Given our history in this country... our shameful and not at all distant (150 years is only two, three human lifetimes) history as the last "civilized" nation of western, European-descended folk who thought it was really cool to literally commoditize human beings of another race... we should be way more sensitive about this stuff than we are. We should be way more aware of this.

There should be nobody in the United States who misses the undertones of what was going on here, but of course there are.

Look, we all know there are people who are also trafficking in children for much worse purposes... there are children being trafficked who suffer far worse fates than being adopted by well-to-do foreigners. But that doesn't change what Silsby was doing. She can't claim ignorance of the law when at every turn, she was told by officials on both sides of the border that what she was doing was trafficking and chose to ignore it. Did she think the laws of Haiti wouldn't dare to descend upon her? Did she think that the risk wasn't big enough to outweigh the reward?

I don't know.

I don't have a lot of sympathy for her cohorts. I understand how they might have been sucked in... there are actually numerous scams going on in the United States at any given time that are based on taking advantage of the belief that one's congregation is full of people who are Right With God and who will never lie or deceive you. It's a dangerous belief, and one that's not particularly well-supported by the Bible (I don't recall what number of people the Bible says are righteous, but I think it's smaller than the number it takes to fill a church), and even that speaks to an arrogance, a sort of imperialism: we are the good people and everybody else is bad. Anything WE do is right. Anything they do is suspect.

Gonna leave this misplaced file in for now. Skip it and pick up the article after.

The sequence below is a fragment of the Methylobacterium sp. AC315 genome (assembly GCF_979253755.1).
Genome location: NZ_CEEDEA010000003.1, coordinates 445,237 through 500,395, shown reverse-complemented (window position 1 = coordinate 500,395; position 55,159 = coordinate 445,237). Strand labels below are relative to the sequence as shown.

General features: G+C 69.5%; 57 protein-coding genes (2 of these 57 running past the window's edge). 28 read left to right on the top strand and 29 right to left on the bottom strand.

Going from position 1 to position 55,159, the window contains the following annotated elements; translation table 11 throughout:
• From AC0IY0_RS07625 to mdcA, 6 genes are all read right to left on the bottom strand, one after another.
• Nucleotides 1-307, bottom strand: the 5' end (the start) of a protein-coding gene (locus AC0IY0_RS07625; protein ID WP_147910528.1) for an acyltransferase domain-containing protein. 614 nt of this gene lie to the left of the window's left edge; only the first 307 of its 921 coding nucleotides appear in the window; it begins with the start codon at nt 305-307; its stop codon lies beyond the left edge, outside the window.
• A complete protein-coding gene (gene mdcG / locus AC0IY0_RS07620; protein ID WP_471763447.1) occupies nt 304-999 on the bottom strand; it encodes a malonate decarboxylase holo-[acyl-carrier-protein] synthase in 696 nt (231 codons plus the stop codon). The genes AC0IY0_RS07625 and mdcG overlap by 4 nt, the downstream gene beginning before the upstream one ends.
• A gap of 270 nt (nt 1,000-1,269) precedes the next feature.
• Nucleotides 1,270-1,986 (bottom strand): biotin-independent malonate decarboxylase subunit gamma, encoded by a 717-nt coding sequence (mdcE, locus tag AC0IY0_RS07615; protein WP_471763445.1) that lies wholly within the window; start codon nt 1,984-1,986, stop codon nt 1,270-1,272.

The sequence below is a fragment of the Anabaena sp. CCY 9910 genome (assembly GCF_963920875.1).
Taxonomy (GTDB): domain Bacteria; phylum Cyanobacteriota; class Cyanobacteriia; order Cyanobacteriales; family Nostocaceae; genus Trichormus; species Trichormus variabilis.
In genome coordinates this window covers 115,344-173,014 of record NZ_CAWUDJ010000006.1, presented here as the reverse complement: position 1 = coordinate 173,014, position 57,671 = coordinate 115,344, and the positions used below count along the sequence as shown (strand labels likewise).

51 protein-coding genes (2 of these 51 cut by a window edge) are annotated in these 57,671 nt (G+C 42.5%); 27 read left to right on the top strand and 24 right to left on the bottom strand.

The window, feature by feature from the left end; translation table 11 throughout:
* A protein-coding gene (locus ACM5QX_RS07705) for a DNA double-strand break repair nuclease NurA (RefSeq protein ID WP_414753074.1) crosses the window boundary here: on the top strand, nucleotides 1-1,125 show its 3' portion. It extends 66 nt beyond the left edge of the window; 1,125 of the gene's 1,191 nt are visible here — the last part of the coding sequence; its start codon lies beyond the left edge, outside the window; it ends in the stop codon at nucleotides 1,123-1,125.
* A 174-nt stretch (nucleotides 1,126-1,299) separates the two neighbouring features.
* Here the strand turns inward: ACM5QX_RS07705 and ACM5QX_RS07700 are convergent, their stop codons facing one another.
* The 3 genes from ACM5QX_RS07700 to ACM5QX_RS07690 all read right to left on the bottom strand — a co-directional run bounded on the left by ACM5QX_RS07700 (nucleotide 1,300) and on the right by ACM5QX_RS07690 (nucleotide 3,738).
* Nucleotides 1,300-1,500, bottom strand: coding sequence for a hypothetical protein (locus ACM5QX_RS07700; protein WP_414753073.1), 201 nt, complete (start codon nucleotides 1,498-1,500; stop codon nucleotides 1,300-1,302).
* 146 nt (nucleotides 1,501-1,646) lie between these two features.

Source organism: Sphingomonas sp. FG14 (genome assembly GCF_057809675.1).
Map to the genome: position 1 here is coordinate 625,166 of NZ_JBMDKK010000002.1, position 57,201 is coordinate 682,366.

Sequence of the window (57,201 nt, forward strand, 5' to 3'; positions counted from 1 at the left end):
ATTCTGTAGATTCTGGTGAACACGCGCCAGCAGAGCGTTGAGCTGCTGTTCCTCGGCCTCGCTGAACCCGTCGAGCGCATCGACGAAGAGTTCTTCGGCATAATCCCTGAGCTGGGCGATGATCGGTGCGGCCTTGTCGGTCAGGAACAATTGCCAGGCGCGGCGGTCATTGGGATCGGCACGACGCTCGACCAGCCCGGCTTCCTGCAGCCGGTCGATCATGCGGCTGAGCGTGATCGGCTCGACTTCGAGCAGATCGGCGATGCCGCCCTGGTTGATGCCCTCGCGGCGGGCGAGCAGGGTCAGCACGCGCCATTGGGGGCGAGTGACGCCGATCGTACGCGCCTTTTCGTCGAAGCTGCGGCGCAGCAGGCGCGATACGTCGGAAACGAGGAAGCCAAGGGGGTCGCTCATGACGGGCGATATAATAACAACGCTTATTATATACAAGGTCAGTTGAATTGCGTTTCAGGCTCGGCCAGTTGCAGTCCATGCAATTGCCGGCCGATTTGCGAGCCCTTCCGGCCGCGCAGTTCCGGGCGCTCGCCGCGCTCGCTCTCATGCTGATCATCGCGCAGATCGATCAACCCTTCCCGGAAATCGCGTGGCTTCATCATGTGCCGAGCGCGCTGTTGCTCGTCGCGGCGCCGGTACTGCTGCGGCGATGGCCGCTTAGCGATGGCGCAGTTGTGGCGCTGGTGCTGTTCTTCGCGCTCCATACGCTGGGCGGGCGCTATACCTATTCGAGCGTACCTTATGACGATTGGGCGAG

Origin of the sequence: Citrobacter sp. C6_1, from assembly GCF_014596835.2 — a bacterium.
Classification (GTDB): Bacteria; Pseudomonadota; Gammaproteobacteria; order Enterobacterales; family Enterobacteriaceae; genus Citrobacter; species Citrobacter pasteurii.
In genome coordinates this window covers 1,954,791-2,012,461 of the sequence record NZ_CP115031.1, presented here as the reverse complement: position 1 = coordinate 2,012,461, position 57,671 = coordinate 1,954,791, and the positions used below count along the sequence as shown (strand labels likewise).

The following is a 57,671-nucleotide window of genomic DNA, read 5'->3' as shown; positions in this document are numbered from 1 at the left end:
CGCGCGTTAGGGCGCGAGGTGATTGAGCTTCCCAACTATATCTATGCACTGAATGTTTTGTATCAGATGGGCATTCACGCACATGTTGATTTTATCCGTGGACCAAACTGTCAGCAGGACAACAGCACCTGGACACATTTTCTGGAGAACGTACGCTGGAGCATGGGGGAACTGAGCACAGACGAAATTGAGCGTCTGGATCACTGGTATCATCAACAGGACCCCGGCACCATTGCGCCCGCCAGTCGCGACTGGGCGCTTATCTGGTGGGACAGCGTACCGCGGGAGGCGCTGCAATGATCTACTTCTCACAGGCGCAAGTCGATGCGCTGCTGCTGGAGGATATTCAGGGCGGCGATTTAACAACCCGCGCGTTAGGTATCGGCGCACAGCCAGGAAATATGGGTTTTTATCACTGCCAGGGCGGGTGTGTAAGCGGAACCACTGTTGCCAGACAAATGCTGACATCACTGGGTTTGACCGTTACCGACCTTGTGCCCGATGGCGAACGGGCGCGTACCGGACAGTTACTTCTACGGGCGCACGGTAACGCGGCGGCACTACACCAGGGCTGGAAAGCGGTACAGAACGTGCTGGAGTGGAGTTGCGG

And of course that leads right into any child is better off with one of US than with one of THEM... the kind of thinking that leads to stolen generations. So, yes, perhaps some of the people involved really wanted nothing more than to improve the lives of some children. They didn't approach that goal from a very pure place, though... and see also: what several thousand dollars a year can really do to improve the lives of children.

Also, whatever they believed about Silsby's plan and the legality of what they were doing, they were evidently lying to the parents, lying to the children... if your plan requires you to lie to children, Jesus may not approve of it as strongly as you think.